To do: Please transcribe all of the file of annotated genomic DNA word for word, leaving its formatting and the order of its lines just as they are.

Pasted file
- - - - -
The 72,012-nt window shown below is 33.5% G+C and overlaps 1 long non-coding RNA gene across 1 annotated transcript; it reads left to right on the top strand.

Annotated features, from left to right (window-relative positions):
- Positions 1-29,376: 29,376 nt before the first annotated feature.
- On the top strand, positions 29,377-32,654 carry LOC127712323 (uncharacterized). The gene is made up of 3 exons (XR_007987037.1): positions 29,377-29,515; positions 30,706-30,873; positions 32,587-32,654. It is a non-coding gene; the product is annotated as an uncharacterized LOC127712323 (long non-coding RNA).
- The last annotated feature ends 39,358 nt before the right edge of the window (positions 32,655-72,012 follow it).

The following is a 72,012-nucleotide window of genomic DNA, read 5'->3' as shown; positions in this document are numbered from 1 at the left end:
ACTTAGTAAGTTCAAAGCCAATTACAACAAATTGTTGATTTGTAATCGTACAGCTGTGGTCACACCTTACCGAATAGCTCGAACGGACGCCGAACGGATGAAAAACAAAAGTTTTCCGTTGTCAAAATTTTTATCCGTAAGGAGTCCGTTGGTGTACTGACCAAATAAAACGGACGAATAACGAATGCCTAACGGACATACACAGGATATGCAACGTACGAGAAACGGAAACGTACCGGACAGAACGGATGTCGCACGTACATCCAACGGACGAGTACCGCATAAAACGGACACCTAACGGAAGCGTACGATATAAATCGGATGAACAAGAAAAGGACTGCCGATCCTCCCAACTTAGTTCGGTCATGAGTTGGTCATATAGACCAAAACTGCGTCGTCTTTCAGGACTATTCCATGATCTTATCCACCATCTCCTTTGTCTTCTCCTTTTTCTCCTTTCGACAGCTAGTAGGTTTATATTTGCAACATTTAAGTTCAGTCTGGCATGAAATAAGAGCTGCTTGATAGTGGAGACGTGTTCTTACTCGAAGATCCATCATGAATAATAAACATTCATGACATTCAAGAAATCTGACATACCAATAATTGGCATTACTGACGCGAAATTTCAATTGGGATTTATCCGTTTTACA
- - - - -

The 72,012-nt window shown below is 33.5% G+C and overlaps 1 long non-coding RNA gene across 1 annotated transcript; it reads left to right on the top strand.

Annotated features, from left to right (window-relative positions):
- Positions 1-29,376: 29,376 nt before the first annotated feature.
- On the top strand, positions 29,377-32,654 carry LOC127712323 (uncharacterized). The gene is made up of 3 exons (XR_007987037.1): positions 29,377-29,515; positions 30,706-30,873; positions 32,587-32,654. It is a non-coding gene; the product is annotated as an uncharacterized LOC127712323 (long non-coding RNA).
- The last annotated feature ends 39,358 nt before the right edge of the window (positions 32,655-72,012 follow it).

The following is a 72,012-nucleotide window of genomic DNA, read 5'->3' as shown; positions in this document are numbered from 1 at the left end:
ACTTAGTAAGTTCAAAGCCAATTACAACAAATTGTTGATTTGTAATCGTACAGCTGTGGTCACACCTTACCGAATAGCTCGAACGGACGCCGAACGGATGAAAAACAAAAGTTTTCCGTTGTCAAAATTTTTATCCGTAAGGAGTCCGTTGGTGTACTGACCAAATAAAACGGACGAATAACGAATGCCTAACGGACATACACAGGATATGCAACGTACGAGAAACGGAAACGTACCGGACAGAACGGATGTCGCACGTACATCCAACGGACGAGTACCGCATAAAACGGACACCTAACGGAAGCGTACGATATAAATCGGATGAACAAGAAAAGGACTGCCGATCCTCCCAACTTAGTTCGGTCATGAGTTGGTCATATAGACCAAAACTGCGTCGTCTTTCAGGACTATTCCATGATCTTATCCACCATCTCCTTTGTCTTCTCCTTTTTCTCCTTTCGACAGCTAGTAGGTTTATATTTGCAACATTTAAGTTCAGTCTGGCATGAAATAAGAGCTGCTTGATAGTGGAGACGTGTTCTTACTCGAAGATCCATCATGAATAATAAACATTCATGACATTCAAGAAATCTGACATACCAATAATTGGCATTACTGACGCGAAATTTCAATTGGGATTTATCCGTTTTACA